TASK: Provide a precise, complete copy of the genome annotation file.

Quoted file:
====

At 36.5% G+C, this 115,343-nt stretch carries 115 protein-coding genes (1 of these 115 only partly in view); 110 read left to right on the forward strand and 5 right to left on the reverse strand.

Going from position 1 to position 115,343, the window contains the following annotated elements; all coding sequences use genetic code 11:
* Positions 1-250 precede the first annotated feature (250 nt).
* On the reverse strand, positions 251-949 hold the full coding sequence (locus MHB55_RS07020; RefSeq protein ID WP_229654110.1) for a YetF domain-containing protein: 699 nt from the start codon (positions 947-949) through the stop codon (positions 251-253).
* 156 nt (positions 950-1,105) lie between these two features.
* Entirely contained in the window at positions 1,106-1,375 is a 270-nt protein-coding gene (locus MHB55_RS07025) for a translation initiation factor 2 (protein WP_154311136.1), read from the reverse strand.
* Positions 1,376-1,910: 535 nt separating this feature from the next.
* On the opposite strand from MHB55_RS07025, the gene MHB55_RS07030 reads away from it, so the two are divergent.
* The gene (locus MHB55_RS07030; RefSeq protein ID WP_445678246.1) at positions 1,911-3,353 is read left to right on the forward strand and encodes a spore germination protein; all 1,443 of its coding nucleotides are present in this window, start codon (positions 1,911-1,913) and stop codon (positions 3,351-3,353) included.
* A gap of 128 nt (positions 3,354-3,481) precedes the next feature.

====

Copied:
At 36.5% G+C, this 115,343-nt stretch carries 115 protein-coding genes (1 of these 115 only partly in view); 110 read left to right on the forward strand and 5 right to left on the reverse strand.

Going from position 1 to position 115,343, the window contains the following annotated elements; all coding sequences use genetic code 11:
* Positions 1-250 precede the first annotated feature (250 nt).
* On the reverse strand, positions 251-949 hold the full coding sequence (locus MHB55_RS07020; RefSeq protein ID WP_229654110.1) for a YetF domain-containing protein: 699 nt from the start codon (positions 947-949) through the stop codon (positions 251-253).
* 156 nt (positions 950-1,105) lie between these two features.
* Entirely contained in the window at positions 1,106-1,375 is a 270-nt protein-coding gene (locus MHB55_RS07025) for a translation initiation factor 2 (protein WP_154311136.1), read from the reverse strand.
* Positions 1,376-1,910: 535 nt separating this feature from the next.
* On the opposite strand from MHB55_RS07025, the gene MHB55_RS07030 reads away from it, so the two are divergent.
* The gene (locus MHB55_RS07030; RefSeq protein ID WP_445678246.1) at positions 1,911-3,353 is read left to right on the forward strand and encodes a spore germination protein; all 1,443 of its coding nucleotides are present in this window, start codon (positions 1,911-1,913) and stop codon (positions 3,351-3,353) included.
* A gap of 128 nt (positions 3,354-3,481) precedes the next feature.